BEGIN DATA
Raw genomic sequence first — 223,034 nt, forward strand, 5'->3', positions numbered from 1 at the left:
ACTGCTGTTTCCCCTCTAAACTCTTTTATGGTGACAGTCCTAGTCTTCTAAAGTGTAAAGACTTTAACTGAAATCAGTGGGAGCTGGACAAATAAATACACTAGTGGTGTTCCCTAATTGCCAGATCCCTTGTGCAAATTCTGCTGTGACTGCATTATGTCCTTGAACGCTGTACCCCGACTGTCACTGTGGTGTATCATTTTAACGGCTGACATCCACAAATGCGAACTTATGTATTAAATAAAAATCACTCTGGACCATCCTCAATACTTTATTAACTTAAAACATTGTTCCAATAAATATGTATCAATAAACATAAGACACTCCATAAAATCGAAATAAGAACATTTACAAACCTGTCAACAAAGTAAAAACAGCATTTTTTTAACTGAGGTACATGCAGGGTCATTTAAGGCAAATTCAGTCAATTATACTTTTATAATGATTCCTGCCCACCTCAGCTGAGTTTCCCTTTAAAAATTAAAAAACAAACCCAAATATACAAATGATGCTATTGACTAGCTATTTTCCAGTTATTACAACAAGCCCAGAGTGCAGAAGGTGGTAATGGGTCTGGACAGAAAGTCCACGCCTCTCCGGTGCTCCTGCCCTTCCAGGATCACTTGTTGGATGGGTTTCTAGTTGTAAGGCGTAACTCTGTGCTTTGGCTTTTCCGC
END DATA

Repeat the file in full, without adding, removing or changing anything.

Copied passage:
Raw genomic sequence first — 223,034 nt, forward strand, 5'->3', positions numbered from 1 at the left:
ACTGCTGTTTCCCCTCTAAACTCTTTTATGGTGACAGTCCTAGTCTTCTAAAGTGTAAAGACTTTAACTGAAATCAGTGGGAGCTGGACAAATAAATACACTAGTGGTGTTCCCTAATTGCCAGATCCCTTGTGCAAATTCTGCTGTGACTGCATTATGTCCTTGAACGCTGTACCCCGACTGTCACTGTGGTGTATCATTTTAACGGCTGACATCCACAAATGCGAACTTATGTATTAAATAAAAATCACTCTGGACCATCCTCAATACTTTATTAACTTAAAACATTGTTCCAATAAATATGTATCAATAAACATAAGACACTCCATAAAATCGAAATAAGAACATTTACAAACCTGTCAACAAAGTAAAAACAGCATTTTTTTAACTGAGGTACATGCAGGGTCATTTAAGGCAAATTCAGTCAATTATACTTTTATAATGATTCCTGCCCACCTCAGCTGAGTTTCCCTTTAAAAATTAAAAAACAAACCCAAATATACAAATGATGCTATTGACTAGCTATTTTCCAGTTATTACAACAAGCCCAGAGTGCAGAAGGTGGTAATGGGTCTGGACAGAAAGTCCACGCCTCTCCGGTGCTCCTGCCCTTCCAGGATCACTTGTTGGATGGGTTTCTAGTTGTAAGGCGTAACTCTGTGCTTTGGCTTTTCCGC